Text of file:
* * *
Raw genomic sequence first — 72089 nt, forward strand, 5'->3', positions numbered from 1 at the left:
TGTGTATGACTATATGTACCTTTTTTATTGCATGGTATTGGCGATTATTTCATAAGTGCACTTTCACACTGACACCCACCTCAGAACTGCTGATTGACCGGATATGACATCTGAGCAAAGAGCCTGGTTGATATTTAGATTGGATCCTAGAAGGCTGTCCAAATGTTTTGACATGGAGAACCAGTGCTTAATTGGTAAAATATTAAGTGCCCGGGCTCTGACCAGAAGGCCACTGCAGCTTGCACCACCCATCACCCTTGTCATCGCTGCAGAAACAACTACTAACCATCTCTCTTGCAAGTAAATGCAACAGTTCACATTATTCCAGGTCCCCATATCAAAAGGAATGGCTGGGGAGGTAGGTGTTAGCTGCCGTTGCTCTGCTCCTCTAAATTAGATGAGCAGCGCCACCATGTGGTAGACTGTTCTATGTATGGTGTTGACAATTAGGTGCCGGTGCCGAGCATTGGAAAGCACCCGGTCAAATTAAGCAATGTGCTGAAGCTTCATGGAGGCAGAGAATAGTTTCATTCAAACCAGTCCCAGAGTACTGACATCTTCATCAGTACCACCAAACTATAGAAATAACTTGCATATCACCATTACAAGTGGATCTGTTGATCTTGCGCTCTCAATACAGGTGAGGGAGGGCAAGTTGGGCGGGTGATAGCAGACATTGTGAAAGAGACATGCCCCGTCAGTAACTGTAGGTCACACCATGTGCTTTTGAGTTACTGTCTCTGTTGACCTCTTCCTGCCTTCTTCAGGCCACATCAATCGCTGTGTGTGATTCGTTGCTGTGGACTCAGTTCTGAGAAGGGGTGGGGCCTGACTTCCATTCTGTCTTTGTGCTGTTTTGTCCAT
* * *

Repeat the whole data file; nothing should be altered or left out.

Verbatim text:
Raw genomic sequence first — 72089 nt, forward strand, 5'->3', positions numbered from 1 at the left:
TGTGTATGACTATATGTACCTTTTTTATTGCATGGTATTGGCGATTATTTCATAAGTGCACTTTCACACTGACACCCACCTCAGAACTGCTGATTGACCGGATATGACATCTGAGCAAAGAGCCTGGTTGATATTTAGATTGGATCCTAGAAGGCTGTCCAAATGTTTTGACATGGAGAACCAGTGCTTAATTGGTAAAATATTAAGTGCCCGGGCTCTGACCAGAAGGCCACTGCAGCTTGCACCACCCATCACCCTTGTCATCGCTGCAGAAACAACTACTAACCATCTCTCTTGCAAGTAAATGCAACAGTTCACATTATTCCAGGTCCCCATATCAAAAGGAATGGCTGGGGAGGTAGGTGTTAGCTGCCGTTGCTCTGCTCCTCTAAATTAGATGAGCAGCGCCACCATGTGGTAGACTGTTCTATGTATGGTGTTGACAATTAGGTGCCGGTGCCGAGCATTGGAAAGCACCCGGTCAAATTAAGCAATGTGCTGAAGCTTCATGGAGGCAGAGAATAGTTTCATTCAAACCAGTCCCAGAGTACTGACATCTTCATCAGTACCACCAAACTATAGAAATAACTTGCATATCACCATTACAAGTGGATCTGTTGATCTTGCGCTCTCAATACAGGTGAGGGAGGGCAAGTTGGGCGGGTGATAGCAGACATTGTGAAAGAGACATGCCCCGTCAGTAACTGTAGGTCACACCATGTGCTTTTGAGTTACTGTCTCTGTTGACCTCTTCCTGCCTTCTTCAGGCCACATCAATCGCTGTGTGTGATTCGTTGCTGTGGACTCAGTTCTGAGAAGGGGTGGGGCCTGACTTCCATTCTGTCTTTGTGCTGTTTTGTCCAT